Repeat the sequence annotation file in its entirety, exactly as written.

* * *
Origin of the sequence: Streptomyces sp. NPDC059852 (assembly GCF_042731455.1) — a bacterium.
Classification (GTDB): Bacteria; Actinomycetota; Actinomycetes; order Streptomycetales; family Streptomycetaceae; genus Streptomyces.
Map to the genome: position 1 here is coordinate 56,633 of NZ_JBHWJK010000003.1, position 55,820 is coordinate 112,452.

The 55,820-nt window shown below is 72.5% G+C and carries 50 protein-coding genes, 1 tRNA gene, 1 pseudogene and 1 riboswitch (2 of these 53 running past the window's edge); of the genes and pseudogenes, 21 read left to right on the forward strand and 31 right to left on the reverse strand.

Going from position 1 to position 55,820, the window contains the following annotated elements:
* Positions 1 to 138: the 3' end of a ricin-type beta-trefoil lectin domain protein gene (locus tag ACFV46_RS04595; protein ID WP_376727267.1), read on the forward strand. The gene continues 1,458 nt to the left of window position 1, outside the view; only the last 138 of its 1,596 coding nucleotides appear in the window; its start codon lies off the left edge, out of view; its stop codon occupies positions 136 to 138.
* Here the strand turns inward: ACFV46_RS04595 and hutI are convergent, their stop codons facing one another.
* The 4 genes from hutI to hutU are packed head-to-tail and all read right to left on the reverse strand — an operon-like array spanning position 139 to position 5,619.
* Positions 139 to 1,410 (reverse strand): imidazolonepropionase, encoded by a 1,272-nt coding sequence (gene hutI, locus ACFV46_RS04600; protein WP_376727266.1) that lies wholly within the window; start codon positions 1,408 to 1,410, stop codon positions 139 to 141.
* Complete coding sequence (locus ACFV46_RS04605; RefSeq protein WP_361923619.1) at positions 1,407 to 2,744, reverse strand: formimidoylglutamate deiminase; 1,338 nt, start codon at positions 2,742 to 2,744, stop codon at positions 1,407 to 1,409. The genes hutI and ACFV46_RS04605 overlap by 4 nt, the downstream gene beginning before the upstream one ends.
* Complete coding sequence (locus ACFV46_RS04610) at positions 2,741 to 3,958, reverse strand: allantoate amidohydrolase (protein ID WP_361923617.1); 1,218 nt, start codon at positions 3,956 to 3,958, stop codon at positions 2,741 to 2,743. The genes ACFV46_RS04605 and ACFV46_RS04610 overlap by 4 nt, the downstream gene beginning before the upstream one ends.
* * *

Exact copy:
Origin of the sequence: Streptomyces sp. NPDC059852 (assembly GCF_042731455.1) — a bacterium.
Classification (GTDB): Bacteria; Actinomycetota; Actinomycetes; order Streptomycetales; family Streptomycetaceae; genus Streptomyces.
Map to the genome: position 1 here is coordinate 56,633 of NZ_JBHWJK010000003.1, position 55,820 is coordinate 112,452.

The 55,820-nt window shown below is 72.5% G+C and carries 50 protein-coding genes, 1 tRNA gene, 1 pseudogene and 1 riboswitch (2 of these 53 running past the window's edge); of the genes and pseudogenes, 21 read left to right on the forward strand and 31 right to left on the reverse strand.

Going from position 1 to position 55,820, the window contains the following annotated elements:
* Positions 1 to 138: the 3' end of a ricin-type beta-trefoil lectin domain protein gene (locus tag ACFV46_RS04595; protein ID WP_376727267.1), read on the forward strand. The gene continues 1,458 nt to the left of window position 1, outside the view; only the last 138 of its 1,596 coding nucleotides appear in the window; its start codon lies off the left edge, out of view; its stop codon occupies positions 136 to 138.
* Here the strand turns inward: ACFV46_RS04595 and hutI are convergent, their stop codons facing one another.
* The 4 genes from hutI to hutU are packed head-to-tail and all read right to left on the reverse strand — an operon-like array spanning position 139 to position 5,619.
* Positions 139 to 1,410 (reverse strand): imidazolonepropionase, encoded by a 1,272-nt coding sequence (gene hutI, locus ACFV46_RS04600; protein WP_376727266.1) that lies wholly within the window; start codon positions 1,408 to 1,410, stop codon positions 139 to 141.
* Complete coding sequence (locus ACFV46_RS04605; RefSeq protein WP_361923619.1) at positions 1,407 to 2,744, reverse strand: formimidoylglutamate deiminase; 1,338 nt, start codon at positions 2,742 to 2,744, stop codon at positions 1,407 to 1,409. The genes hutI and ACFV46_RS04605 overlap by 4 nt, the downstream gene beginning before the upstream one ends.
* Complete coding sequence (locus ACFV46_RS04610) at positions 2,741 to 3,958, reverse strand: allantoate amidohydrolase (protein ID WP_361923617.1); 1,218 nt, start codon at positions 3,956 to 3,958, stop codon at positions 2,741 to 2,743. The genes ACFV46_RS04605 and ACFV46_RS04610 overlap by 4 nt, the downstream gene beginning before the upstream one ends.